Overall, I have enjoyed my time with Carlton. In writing these reminiscences, it has brought back some wonderful memories, of trips away, pride in winning Premierships and watching new players develop their skills.

Thanks for your interest in my time at Carlton, and to finish – Go Blues!”

Graham McColl (No.36)

A funeral service for Graham McColl will take place at William Sheahan Funerals, Drysdale, next Wednesday (March 23), commencing at 2pm. The service will be live-streamed and recorded through the William Sheahan Funerals website.

The Carlton players taking to the field for Thursday night’s opening round match with Richmond at the MCG will wear black armbands in memory of John Elliott, Alan Rees and Graham McColl.

“I reckon I did cricket a favour”: When Hanna went one on one with Warne

Mil Hanna retells the day he came up against St Kilda reserves player, Shane Warne.

IN THE aftermath of his untimely passing, Shane Warne’s life as a leg spinner par excellence has quite rightly been lauded — and with it is his brief tenure as a St Kilda footballer at under-19 and reserve grade level.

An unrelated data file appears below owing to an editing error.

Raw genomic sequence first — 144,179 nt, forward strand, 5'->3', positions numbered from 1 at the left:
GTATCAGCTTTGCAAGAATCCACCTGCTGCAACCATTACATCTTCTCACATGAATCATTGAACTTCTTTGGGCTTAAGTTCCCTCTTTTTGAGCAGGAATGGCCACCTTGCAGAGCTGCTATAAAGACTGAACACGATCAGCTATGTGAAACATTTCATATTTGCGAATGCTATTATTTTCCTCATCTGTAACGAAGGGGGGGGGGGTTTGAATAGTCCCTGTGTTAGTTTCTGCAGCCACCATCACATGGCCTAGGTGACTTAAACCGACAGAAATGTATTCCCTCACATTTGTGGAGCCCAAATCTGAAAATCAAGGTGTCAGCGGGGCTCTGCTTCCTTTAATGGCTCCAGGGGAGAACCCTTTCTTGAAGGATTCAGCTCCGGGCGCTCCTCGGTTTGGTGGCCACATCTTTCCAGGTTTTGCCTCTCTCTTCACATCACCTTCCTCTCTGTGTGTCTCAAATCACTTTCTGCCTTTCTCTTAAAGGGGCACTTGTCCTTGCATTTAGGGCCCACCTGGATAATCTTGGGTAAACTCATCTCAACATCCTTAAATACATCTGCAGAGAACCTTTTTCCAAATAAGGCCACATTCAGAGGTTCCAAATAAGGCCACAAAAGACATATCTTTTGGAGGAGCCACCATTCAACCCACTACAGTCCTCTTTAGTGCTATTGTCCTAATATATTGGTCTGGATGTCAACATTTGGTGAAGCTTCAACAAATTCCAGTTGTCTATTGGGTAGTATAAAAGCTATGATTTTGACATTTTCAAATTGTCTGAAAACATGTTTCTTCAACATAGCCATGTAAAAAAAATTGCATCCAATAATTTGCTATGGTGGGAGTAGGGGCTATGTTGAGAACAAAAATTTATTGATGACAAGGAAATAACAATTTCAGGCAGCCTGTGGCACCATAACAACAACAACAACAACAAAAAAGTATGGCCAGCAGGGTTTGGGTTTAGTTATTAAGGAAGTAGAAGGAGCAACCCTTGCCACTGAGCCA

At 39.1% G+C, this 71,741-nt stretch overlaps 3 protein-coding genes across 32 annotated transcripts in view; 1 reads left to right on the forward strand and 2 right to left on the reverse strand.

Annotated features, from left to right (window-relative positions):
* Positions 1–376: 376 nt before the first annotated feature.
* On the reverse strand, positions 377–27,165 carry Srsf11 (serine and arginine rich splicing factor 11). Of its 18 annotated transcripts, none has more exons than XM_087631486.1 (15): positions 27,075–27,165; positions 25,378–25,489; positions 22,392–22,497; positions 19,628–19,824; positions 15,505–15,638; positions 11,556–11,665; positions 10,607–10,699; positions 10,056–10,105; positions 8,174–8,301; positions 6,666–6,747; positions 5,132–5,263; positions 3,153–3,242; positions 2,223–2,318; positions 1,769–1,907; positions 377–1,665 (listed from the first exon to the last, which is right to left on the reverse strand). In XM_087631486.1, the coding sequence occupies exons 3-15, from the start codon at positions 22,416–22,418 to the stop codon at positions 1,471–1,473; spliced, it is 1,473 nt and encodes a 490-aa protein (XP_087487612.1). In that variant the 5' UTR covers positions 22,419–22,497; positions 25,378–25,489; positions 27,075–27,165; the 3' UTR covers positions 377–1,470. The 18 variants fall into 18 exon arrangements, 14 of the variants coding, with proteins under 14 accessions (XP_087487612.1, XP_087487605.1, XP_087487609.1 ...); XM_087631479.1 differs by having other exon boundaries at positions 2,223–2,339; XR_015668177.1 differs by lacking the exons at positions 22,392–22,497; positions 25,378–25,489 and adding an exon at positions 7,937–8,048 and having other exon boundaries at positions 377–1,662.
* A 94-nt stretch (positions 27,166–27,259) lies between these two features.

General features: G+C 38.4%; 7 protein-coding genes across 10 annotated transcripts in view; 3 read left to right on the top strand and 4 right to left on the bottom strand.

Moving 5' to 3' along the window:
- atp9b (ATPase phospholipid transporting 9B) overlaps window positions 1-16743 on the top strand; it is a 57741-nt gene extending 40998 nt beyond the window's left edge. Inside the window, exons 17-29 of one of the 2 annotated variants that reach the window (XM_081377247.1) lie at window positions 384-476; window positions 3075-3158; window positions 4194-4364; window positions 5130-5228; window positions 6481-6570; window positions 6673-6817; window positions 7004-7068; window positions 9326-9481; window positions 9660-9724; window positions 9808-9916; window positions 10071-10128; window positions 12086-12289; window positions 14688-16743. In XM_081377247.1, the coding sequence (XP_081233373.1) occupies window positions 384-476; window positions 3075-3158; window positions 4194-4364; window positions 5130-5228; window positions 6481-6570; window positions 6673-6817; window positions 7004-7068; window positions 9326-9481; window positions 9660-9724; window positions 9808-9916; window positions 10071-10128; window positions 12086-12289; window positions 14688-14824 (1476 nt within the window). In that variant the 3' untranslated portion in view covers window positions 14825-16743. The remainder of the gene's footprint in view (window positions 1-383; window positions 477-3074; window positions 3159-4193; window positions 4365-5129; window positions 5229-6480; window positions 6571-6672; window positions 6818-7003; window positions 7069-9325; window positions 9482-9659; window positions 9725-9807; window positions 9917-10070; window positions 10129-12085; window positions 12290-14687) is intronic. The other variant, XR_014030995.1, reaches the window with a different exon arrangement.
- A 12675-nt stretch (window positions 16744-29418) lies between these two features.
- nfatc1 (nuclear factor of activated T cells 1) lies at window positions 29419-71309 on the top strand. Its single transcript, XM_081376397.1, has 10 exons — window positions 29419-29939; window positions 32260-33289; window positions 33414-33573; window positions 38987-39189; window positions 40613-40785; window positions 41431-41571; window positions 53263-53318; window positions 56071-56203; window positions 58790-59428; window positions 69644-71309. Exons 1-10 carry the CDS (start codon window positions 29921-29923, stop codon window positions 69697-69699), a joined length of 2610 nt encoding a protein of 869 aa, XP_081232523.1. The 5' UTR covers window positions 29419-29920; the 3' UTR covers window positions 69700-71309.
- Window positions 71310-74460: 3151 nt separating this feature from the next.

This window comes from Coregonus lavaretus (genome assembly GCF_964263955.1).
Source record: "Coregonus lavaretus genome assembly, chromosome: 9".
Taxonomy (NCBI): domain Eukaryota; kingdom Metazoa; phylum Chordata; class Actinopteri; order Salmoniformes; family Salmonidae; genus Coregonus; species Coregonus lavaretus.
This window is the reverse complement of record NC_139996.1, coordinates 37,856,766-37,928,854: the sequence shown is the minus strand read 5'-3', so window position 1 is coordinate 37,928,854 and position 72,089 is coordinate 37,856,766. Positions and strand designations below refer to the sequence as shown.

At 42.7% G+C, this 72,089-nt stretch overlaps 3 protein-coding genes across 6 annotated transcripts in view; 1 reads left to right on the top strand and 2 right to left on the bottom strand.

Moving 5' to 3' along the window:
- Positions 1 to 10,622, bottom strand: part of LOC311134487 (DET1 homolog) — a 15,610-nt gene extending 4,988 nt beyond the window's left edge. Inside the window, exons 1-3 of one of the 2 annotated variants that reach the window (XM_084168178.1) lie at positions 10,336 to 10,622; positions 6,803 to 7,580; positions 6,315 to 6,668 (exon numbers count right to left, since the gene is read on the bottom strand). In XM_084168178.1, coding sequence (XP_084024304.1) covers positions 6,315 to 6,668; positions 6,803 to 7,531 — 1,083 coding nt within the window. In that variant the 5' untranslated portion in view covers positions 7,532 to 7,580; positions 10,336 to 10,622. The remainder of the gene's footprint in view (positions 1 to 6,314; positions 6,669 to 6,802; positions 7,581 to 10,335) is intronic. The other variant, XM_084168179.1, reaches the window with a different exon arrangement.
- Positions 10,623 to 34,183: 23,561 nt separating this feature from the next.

In truth, Warne kicked the dew off the ground but once in a curtain raiser – the 15th round match at Moorabbin on Saturday, July 9, 1988 – and his direct opponent in that one was Milham Hanna of the Col Kinnear-coached Carlton team.

This week Hanna, a member of the Blues’ last Premiership team of 1995, remembered with affection the time he went head-to-head with the Saints’ SK Warne at the old Linton Street ground.

“I ended Shane Warne’s football career . . . I burnt him off his feet,” Hanna dryly suggested.

“I remember this kid with bleached blond hair, but to be honest I didn’t know who he was . . . it wasn’t until years later that I finally realised.”

The St Kilda historian Russell Holmesby recently wrote that Warne’s solitary reserve grade appearance coincided with the return of St Kilda champion the late Trevor Barker after a 14-week layoff with a heel injury. Holmesby also noted that The Football Record had mistakenly recorded St Kilda’s No.60 as one “Trevor” Warne and by the time the error was rectified the player was back in the thirds and by early ’89 out the door.